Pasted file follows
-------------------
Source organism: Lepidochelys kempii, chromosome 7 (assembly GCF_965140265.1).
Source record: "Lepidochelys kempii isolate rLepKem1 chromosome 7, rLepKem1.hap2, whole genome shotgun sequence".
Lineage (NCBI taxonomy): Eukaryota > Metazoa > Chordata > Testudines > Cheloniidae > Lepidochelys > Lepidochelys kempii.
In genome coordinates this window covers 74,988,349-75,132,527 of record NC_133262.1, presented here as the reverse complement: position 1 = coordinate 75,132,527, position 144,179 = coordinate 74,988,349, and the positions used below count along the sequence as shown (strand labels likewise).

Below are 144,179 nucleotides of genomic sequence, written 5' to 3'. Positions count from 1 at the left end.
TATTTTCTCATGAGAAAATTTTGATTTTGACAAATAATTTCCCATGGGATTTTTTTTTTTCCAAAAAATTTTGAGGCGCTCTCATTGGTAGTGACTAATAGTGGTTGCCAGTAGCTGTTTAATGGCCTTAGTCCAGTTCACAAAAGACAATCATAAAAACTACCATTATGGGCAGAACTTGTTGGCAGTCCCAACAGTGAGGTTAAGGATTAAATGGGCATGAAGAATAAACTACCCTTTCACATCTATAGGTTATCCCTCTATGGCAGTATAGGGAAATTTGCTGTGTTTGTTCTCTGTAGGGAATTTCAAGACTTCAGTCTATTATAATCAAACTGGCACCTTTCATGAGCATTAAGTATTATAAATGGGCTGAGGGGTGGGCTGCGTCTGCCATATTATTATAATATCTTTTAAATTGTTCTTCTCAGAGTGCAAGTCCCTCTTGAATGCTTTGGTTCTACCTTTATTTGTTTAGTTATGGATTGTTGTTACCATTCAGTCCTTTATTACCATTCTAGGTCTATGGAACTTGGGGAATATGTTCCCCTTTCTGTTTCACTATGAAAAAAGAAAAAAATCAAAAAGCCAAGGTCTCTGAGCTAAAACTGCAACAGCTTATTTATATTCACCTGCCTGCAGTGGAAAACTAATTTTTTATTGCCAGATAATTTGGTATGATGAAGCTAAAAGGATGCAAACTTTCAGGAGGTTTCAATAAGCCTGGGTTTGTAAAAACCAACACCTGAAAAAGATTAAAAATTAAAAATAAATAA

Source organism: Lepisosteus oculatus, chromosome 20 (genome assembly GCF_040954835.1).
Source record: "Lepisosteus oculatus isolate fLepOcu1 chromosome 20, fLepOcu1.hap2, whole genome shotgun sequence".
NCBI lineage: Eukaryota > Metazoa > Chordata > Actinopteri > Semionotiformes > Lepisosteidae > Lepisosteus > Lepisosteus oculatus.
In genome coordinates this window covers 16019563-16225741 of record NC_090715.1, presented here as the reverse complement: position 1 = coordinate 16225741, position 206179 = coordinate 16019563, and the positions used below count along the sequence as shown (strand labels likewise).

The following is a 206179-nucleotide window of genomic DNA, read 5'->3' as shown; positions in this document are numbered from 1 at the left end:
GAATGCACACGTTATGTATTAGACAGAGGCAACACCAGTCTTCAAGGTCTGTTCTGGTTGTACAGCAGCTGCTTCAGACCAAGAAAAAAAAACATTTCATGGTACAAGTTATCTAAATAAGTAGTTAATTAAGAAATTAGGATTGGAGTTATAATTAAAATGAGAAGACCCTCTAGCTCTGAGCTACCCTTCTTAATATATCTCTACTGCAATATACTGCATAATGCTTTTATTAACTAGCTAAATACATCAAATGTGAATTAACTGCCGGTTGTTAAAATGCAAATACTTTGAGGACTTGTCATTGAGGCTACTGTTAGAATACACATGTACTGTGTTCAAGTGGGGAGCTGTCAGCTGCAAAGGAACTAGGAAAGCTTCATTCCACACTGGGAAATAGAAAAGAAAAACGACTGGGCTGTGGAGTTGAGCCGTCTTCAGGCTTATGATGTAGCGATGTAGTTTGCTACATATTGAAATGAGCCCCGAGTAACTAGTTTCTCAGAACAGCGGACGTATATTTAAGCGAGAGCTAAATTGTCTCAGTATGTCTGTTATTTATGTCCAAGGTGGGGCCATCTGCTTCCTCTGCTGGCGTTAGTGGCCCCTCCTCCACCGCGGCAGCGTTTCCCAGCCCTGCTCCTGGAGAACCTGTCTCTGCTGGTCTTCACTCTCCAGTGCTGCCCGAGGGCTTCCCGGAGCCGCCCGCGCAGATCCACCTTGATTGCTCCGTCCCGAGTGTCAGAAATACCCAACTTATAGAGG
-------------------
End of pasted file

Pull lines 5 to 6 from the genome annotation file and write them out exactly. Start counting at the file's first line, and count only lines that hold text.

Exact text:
Below are 144,179 nucleotides of genomic sequence, written 5' to 3'. Positions count from 1 at the left end.
TATTTTCTCATGAGAAAATTTTGATTTTGACAAATAATTTCCCATGGGATTTTTTTTTTTCCAAAAAATTTTGAGGCGCTCTCATTGGTAGTGACTAATAGTGGTTGCCAGTAGCTGTTTAATGGCCTTAGTCCAGTTCACAAAAGACAATCATAAAAACTACCATTATGGGCAGAACTTGTTGGCAGTCCCAACAGTGAGGTTAAGGATTAAATGGGCATGAAGAATAAACTACCCTTTCACATCTATAGGTTATCCCTCTATGGCAGTATAGGGAAATTTGCTGTGTTTGTTCTCTGTAGGGAATTTCAAGACTTCAGTCTATTATAATCAAACTGGCACCTTTCATGAGCATTAAGTATTATAAATGGGCTGAGGGGTGGGCTGCGTCTGCCATATTATTATAATATCTTTTAAATTGTTCTTCTCAGAGTGCAAGTCCCTCTTGAATGCTTTGGTTCTACCTTTATTTGTTTAGTTATGGATTGTTGTTACCATTCAGTCCTTTATTACCATTCTAGGTCTATGGAACTTGGGGAATATGTTCCCCTTTCTGTTTCACTATGAAAAAAGAAAAAAATCAAAAAGCCAAGGTCTCTGAGCTAAAACTGCAACAGCTTATTTATATTCACCTGCCTGCAGTGGAAAACTAATTTTTTATTGCCAGATAATTTGGTATGATGAAGCTAAAAGGATGCAAACTTTCAGGAGGTTTCAATAAGCCTGGGTTTGTAAAAACCAACACCTGAAAAAGATTAAAAATTAAAAATAAATAA